Gregory Dubois-Felsmann helped me understand this issue better today in Slack, I'm pasting most of his explanation here for future reference:
Basically a neighbor table is what you get when you already have spatial tables a and b, and you compute and store back to the database as a new table the result of
SELECT a.id, b.id FROM a, b WHERE scisql_angsep(a.ra,a.decl,b.ra.b.decl) < (something) AND (perhaps some other conditions, like quality flag cuts)
In general this produces an N:M relation.
In some cases there might be a small number of additional columns in the neighbor table reflecting some assessments of the likelihood that objects that are near each other are actually related, or different manifestations of the same astrophysical source.
So, in a Qserv situation, if a and b are sharded, then you have to figure out how to shard the neighbor table itself as well, and how to deal with overlaps. (E.g., do both a and b have overlaps included in their sharding scheme? Or only, say, a?)
We could test this on an all-sky basis by trying to develop a neighbor table connecting Gaia (gaia_source) and AllWISE (allwise_p3as_psd).
so the neighbor table is the result of the join of a and b?
Yes, that’s right.
You could write:
SELECT a.id, b.id FROM a INNER JOIN b ON scisql_angsep(a.ra,a.decl,b.ra.b.decl) < (something) WHERE (perhaps some other conditions, like quality flag cuts)
The output of that is the “neighbor table”.
The UK folks’ point is that, at least in some situations, using such a table is substantially faster than performing all the floating-point computations involved in the angular separation calculation.
The thing about Qserv is that when it sees the scisql_angsep() it knows that the join is spatially restricted and therefore how to assign it to the worker nodes.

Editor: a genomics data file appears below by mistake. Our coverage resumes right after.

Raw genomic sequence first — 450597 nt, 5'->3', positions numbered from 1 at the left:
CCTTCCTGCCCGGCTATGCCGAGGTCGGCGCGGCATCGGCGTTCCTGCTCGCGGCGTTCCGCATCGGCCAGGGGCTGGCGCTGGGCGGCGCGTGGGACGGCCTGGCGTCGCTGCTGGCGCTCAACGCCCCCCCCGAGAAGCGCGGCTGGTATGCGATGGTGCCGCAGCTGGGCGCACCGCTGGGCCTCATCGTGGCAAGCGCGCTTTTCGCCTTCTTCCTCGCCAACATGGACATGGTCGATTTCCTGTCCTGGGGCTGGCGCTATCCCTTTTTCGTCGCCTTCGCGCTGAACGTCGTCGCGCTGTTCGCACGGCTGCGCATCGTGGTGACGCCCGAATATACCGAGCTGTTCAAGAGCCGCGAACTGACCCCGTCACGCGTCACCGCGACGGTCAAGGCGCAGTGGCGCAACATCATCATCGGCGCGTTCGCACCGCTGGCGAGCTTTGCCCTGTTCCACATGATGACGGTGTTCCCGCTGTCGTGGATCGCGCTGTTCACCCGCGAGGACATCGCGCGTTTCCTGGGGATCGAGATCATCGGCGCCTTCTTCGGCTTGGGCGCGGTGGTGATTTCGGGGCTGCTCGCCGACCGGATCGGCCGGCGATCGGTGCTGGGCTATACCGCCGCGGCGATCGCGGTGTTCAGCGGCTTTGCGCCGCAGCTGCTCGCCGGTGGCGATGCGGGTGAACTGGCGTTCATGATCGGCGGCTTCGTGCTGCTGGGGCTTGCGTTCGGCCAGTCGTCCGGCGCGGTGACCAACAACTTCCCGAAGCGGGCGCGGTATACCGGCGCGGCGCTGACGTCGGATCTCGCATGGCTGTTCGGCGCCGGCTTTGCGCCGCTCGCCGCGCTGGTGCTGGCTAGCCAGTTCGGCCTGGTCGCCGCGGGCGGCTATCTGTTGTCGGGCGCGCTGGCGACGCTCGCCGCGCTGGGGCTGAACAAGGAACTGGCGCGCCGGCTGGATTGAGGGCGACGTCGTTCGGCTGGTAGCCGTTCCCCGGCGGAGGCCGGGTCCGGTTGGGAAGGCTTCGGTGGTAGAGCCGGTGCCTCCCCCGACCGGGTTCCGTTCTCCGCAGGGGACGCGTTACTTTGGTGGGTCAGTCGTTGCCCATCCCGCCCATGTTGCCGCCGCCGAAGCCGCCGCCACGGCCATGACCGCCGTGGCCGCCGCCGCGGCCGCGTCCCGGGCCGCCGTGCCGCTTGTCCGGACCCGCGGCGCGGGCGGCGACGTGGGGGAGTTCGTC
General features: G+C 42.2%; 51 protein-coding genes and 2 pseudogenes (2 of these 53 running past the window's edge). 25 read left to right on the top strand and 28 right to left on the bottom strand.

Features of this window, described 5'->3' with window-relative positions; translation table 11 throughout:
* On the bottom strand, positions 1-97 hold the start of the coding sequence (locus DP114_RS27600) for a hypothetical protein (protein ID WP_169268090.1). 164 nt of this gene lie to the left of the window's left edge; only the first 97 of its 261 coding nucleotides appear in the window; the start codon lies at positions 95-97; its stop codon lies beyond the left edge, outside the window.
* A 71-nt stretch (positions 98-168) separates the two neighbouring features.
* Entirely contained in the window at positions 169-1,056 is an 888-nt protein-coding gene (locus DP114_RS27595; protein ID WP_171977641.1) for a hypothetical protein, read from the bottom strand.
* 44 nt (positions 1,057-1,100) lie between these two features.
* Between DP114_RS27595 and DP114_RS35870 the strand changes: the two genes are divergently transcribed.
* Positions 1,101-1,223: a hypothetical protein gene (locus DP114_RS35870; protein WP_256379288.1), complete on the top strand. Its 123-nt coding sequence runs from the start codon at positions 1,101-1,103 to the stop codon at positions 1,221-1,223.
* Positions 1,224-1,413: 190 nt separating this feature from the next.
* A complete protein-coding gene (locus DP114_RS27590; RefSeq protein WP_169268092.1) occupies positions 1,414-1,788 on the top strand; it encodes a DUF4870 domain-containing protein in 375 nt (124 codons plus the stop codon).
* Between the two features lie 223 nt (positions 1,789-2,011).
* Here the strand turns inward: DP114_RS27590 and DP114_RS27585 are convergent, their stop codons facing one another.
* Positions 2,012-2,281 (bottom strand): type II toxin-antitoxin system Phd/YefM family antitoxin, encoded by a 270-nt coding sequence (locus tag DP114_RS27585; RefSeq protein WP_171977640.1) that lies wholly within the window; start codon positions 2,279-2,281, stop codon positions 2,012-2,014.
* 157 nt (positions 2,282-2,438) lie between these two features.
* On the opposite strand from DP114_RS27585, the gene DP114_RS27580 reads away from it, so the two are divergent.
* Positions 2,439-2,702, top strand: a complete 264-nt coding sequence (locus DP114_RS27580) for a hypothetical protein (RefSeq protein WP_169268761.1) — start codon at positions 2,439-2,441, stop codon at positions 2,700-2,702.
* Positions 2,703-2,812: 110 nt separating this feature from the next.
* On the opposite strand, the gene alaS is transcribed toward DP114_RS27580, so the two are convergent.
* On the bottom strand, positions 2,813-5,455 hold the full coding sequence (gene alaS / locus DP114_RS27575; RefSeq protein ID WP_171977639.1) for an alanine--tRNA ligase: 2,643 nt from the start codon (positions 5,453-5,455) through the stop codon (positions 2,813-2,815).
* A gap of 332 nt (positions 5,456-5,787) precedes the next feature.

If you now try to do a science-user query that’s based on the precomputed neighbor table (called n, columns a_id and b_id), though, it looks like this:
SELECT (stuff from a), (stuff from b) FROM a INNER JOIN n ON a.id = n.a_id INNER JOIN b on b.id = n.b_id WHERE (bla, bla, bla)
This is basically the same operation as
SELECT (stuff from a), (stuff from b) FROM a INNER JOIN b ON scisql_angsep(a.ra,a.decl,b.ra.b.decl) < (something) WHERE (bla, bla, bla)
but without the trigonometry.
The double-join with the n table, however, cannot prima facie be recognized by Qserv as partionable, because in theory any row in a could be related to any row in b.
So there has to be some logic in Qserv to say “I trust that, when n was ingested, it was validated as containing only relationships that don’t cross shards outside their overlap radius”, and then to apply the double join locally at shard level, and then to remove duplicates across shards successfully.
I don’t really know how hard that will be.
We do have feedback from the LSP review last April about the desire for neighbor tables (also known as “match tables” or “bridge tables”).